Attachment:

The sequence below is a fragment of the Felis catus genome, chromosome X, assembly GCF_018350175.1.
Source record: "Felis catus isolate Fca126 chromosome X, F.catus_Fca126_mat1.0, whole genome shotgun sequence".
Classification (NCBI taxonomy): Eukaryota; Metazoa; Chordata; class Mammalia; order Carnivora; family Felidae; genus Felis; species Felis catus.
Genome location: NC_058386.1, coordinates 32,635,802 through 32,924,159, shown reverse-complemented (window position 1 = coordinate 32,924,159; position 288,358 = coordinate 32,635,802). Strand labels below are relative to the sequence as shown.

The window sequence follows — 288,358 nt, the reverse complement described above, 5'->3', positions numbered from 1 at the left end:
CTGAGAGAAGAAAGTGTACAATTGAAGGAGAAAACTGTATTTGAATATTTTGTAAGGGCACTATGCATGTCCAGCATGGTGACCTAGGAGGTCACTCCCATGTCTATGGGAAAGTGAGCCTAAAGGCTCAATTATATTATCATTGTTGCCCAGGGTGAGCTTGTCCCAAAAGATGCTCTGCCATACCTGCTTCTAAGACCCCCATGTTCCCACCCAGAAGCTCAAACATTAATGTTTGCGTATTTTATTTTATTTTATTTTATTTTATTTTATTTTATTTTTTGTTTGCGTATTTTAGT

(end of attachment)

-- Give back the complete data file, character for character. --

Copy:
The sequence below is a fragment of the Felis catus genome, chromosome X, assembly GCF_018350175.1.
Source record: "Felis catus isolate Fca126 chromosome X, F.catus_Fca126_mat1.0, whole genome shotgun sequence".
Classification (NCBI taxonomy): Eukaryota; Metazoa; Chordata; class Mammalia; order Carnivora; family Felidae; genus Felis; species Felis catus.
Genome location: NC_058386.1, coordinates 32,635,802 through 32,924,159, shown reverse-complemented (window position 1 = coordinate 32,924,159; position 288,358 = coordinate 32,635,802). Strand labels below are relative to the sequence as shown.

The window sequence follows — 288,358 nt, the reverse complement described above, 5'->3', positions numbered from 1 at the left end:
CTGAGAGAAGAAAGTGTACAATTGAAGGAGAAAACTGTATTTGAATATTTTGTAAGGGCACTATGCATGTCCAGCATGGTGACCTAGGAGGTCACTCCCATGTCTATGGGAAAGTGAGCCTAAAGGCTCAATTATATTATCATTGTTGCCCAGGGTGAGCTTGTCCCAAAAGATGCTCTGCCATACCTGCTTCTAAGACCCCCATGTTCCCACCCAGAAGCTCAAACATTAATGTTTGCGTATTTTATTTTATTTTATTTTATTTTATTTTATTTTATTTTTTGTTTGCGTATTTTAGT